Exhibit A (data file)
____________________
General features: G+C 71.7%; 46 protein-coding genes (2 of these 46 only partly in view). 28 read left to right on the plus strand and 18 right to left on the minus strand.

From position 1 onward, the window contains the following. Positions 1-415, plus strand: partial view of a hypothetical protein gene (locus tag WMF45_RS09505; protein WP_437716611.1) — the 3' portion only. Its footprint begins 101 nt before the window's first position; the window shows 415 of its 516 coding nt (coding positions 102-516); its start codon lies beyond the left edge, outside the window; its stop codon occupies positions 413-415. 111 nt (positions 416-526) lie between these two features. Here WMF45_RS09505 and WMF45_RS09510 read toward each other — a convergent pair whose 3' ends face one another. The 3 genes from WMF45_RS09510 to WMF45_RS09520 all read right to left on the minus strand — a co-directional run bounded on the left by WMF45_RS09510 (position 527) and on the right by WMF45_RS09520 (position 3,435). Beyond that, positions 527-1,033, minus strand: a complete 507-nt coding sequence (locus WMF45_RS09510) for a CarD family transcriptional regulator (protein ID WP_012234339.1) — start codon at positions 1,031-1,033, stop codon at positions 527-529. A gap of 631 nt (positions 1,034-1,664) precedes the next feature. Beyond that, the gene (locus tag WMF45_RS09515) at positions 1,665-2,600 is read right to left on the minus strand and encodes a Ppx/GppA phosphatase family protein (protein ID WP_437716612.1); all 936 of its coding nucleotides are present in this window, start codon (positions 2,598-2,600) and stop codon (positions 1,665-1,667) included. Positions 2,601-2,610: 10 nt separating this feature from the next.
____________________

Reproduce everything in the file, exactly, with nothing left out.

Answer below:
General features: G+C 71.7%; 46 protein-coding genes (2 of these 46 only partly in view). 28 read left to right on the plus strand and 18 right to left on the minus strand.

From position 1 onward, the window contains the following. Positions 1-415, plus strand: partial view of a hypothetical protein gene (locus tag WMF45_RS09505; protein WP_437716611.1) — the 3' portion only. Its footprint begins 101 nt before the window's first position; the window shows 415 of its 516 coding nt (coding positions 102-516); its start codon lies beyond the left edge, outside the window; its stop codon occupies positions 413-415. 111 nt (positions 416-526) lie between these two features. Here WMF45_RS09505 and WMF45_RS09510 read toward each other — a convergent pair whose 3' ends face one another. The 3 genes from WMF45_RS09510 to WMF45_RS09520 all read right to left on the minus strand — a co-directional run bounded on the left by WMF45_RS09510 (position 527) and on the right by WMF45_RS09520 (position 3,435). Beyond that, positions 527-1,033, minus strand: a complete 507-nt coding sequence (locus WMF45_RS09510) for a CarD family transcriptional regulator (protein ID WP_012234339.1) — start codon at positions 1,031-1,033, stop codon at positions 527-529. A gap of 631 nt (positions 1,034-1,664) precedes the next feature. Beyond that, the gene (locus tag WMF45_RS09515) at positions 1,665-2,600 is read right to left on the minus strand and encodes a Ppx/GppA phosphatase family protein (protein ID WP_437716612.1); all 936 of its coding nucleotides are present in this window, start codon (positions 2,598-2,600) and stop codon (positions 1,665-1,667) included. Positions 2,601-2,610: 10 nt separating this feature from the next.